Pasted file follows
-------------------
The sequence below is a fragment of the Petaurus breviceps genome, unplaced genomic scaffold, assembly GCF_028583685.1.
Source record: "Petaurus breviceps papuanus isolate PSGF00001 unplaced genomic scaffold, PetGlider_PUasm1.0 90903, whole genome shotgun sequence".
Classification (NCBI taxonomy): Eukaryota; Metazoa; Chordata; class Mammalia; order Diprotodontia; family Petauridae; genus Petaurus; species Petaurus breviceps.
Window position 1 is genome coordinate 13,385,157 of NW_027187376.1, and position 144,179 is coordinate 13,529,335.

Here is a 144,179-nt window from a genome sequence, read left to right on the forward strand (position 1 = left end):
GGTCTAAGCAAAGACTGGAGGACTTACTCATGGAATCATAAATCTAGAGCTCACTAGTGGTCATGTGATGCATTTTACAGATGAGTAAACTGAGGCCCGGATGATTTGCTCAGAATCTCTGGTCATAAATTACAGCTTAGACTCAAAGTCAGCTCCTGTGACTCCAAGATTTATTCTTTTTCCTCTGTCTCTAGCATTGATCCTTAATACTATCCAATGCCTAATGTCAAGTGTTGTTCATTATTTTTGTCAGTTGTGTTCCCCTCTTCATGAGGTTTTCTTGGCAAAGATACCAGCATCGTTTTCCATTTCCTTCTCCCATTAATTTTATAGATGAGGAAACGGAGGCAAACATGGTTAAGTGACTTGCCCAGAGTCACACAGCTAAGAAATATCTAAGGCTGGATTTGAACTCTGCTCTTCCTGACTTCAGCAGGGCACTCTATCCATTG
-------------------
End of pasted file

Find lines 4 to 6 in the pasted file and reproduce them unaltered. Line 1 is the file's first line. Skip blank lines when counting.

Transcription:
Window position 1 is genome coordinate 13,385,157 of NW_027187376.1, and position 144,179 is coordinate 13,529,335.

Here is a 144,179-nt window from a genome sequence, read left to right on the forward strand (position 1 = left end):
GGTCTAAGCAAAGACTGGAGGACTTACTCATGGAATCATAAATCTAGAGCTCACTAGTGGTCATGTGATGCATTTTACAGATGAGTAAACTGAGGCCCGGATGATTTGCTCAGAATCTCTGGTCATAAATTACAGCTTAGACTCAAAGTCAGCTCCTGTGACTCCAAGATTTATTCTTTTTCCTCTGTCTCTAGCATTGATCCTTAATACTATCCAATGCCTAATGTCAAGTGTTGTTCATTATTTTTGTCAGTTGTGTTCCCCTCTTCATGAGGTTTTCTTGGCAAAGATACCAGCATCGTTTTCCATTTCCTTCTCCCATTAATTTTATAGATGAGGAAACGGAGGCAAACATGGTTAAGTGACTTGCCCAGAGTCACACAGCTAAGAAATATCTAAGGCTGGATTTGAACTCTGCTCTTCCTGACTTCAGCAGGGCACTCTATCCATTG